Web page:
Memories From the Balcony – Where the Dream Began

I know I’ve told you about the farm and my own version of what I’d like to create someday. I want to build a farm of my own; however, my reasons and my intentions are not the same.
My reason for this journey is no different from anyone else’s. In the beginning of my life, I suppose my goal was to find my purpose. But I struggled
I wanted to find something that made sense to me. I had challenges.
I suppose why I started writing this journal (or any of my journals) is because I wanted to detail my trip in the best possible way. My goal was to help me understand the life I lived as well as learn new ways to process the information around me.

I have always wanted to think, feel and believe that I have accomplished my life to its best possible level.
And this is more than finding out what my purpose is.
To me, this was more than learning how to define my reasons for being.

I wanted more than just a day to day life. I’ve always wanted more.
I want more than just a job.
For as long as I can remember, I’ve always wanted to find a better level of understanding.
But I had challenges. I had medicated resistant challenges. I have depression and anxiety disorders and social fears and discomforts that can be crippling.
I never wanted any of this. Then again, nobody does.

So, I wanted more.
At the same time, I wanted to find the perfect center of balance.
This is not to say that I’d never be off-balance or that I would always be perfect.
Instead, I wanted to find a level of awareness that helped me see clearly.
I wanted to achieve a level of understanding that allowed me to realize that no matter what’s happened in the past, no matter what I’ve done to others and no matter what’s happened or been done to me; at last, I could find a level of homeostasis or stability.
I wanted to find a level of comfort that could never be taken away from me.
I wanted to own this, claim it and keep it.
I wanted to find a personal coordination or harmony.
This way, life could no longer dictate my being; but instead, my life would be upon me.
This meant that I would always be the deciding factor.
Nothing would be hinged on passion or the codependency of my outside influences.

At last, my life would belong to me.

To be clear, I have always wanted to build something.
I have always wanted to create a plan for people who were like me or challenged.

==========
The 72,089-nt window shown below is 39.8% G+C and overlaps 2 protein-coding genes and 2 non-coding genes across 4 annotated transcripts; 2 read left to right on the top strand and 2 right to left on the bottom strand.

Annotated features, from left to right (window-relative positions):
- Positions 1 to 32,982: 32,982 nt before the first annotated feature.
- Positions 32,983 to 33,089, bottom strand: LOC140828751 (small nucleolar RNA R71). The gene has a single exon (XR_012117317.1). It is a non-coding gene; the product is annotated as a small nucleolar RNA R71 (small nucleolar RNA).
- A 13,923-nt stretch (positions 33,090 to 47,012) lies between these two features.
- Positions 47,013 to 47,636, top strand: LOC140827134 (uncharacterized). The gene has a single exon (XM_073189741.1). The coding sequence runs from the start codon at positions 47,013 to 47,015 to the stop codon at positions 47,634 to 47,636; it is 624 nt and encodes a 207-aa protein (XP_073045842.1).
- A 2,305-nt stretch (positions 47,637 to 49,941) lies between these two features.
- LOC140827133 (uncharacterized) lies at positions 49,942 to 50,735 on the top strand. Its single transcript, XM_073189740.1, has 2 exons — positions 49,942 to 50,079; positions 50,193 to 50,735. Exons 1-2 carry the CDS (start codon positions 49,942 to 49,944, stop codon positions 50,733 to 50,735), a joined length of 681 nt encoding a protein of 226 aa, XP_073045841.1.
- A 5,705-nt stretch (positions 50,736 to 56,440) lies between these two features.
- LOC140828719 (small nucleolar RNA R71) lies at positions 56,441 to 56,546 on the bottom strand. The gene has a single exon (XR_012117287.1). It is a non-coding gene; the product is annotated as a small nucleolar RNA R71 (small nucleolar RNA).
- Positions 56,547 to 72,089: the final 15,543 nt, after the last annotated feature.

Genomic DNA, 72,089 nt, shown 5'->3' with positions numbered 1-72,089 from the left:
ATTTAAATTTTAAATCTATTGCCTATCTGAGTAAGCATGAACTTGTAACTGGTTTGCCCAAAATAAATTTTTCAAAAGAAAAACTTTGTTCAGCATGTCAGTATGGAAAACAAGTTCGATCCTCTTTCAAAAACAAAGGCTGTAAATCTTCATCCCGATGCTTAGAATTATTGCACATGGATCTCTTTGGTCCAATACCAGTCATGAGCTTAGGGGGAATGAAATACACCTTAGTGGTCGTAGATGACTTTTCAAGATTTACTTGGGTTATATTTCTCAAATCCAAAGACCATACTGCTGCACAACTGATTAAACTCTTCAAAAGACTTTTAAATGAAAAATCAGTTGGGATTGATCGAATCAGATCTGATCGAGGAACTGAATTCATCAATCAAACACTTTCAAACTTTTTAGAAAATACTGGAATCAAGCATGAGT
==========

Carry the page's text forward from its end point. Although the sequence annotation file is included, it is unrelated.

I wanted to build something for the person who was somehow uncoordinated within their own selves.
This would be for the person who is somehow missing, somehow mismatched in this crazy world, and though the word crazy has several meanings, I wanted to build a bridge between life and those who otherwise live lifelessly. 

There’s this word that people use.
I’ve talked about this before.
But there’s a word that people use; as if things are that simple.
The word is “just”
As if telling someone “just” don’t think like that is enough to change a chemical imbalance or change the internal workings of a personal disorder.

I remember the time I took a trip back up to the farm. To be clear, the farm was a long-term treatment facility. This is a place that was lifesaving to me. I got clean here. I was able to deal with the loss of my Old Man here.
More importantly, I said goodbye to the boy I was and hello to the man I was about to become.

It had been years since my departure. I was different now. I was grown in more ways than the physical or the typical sense. I was still clean and sober. I was on the move though and trying to find my direction in life.

The farm had changed since my tenure. In some ways the place was nothing like what I had experienced.
In other ways, there was nothing different. There were groups of kids who came from different places and struggled with different challenges.

It is not accurate to say that one-size-fits-all when it comes to mental health.
It is not accurate to say that one-size-fits-all when it comes to understanding and improving the mental health of others.

It is furthermore inaccurate and unhelpful to group people together and have them pursue a singular approach when, certainly, not all things are the same. No two people are exactly alike. Chemistry changes and so do cultures, histories, backgrounds and individual degrees of trauma. 
There have been research on cancer which proves that working with a persons exact DNA is more effective and lifesaving than say, “just” giving someone chemo or radiation. The same facts hold true when treating people with mental health.

It is not only inaccurate to group people together and tell them, “you have a disease,” it is also unhelpful and possibly deadly.
It is wrong to diagnose anyone without being truly accredited or fit to diagnose anyone with a disease – especially if the disease is one that is linked to substance abuse or alcohol abuse disorders.
Secondly, life is not easy at any age.
Treating, judging and diagnosing is not quite as helpful as supporting an understanding of how people can learn to live with their challenges. Rather than focus on problematic thinking, we need to create more solution based thinking.
We want to create living skills (above coping skills) thereby allowing people an internal understanding of themselves by teaching proof-based and understandable methods by which they can retain their learned information. Above all things, this is the most helpful tool when you’re trying to reach the unreachable.
Let’s not mix words here. Yes, some people are unreachable.
Some people need different levels of care and attention. 
Not all plans or programs are a match.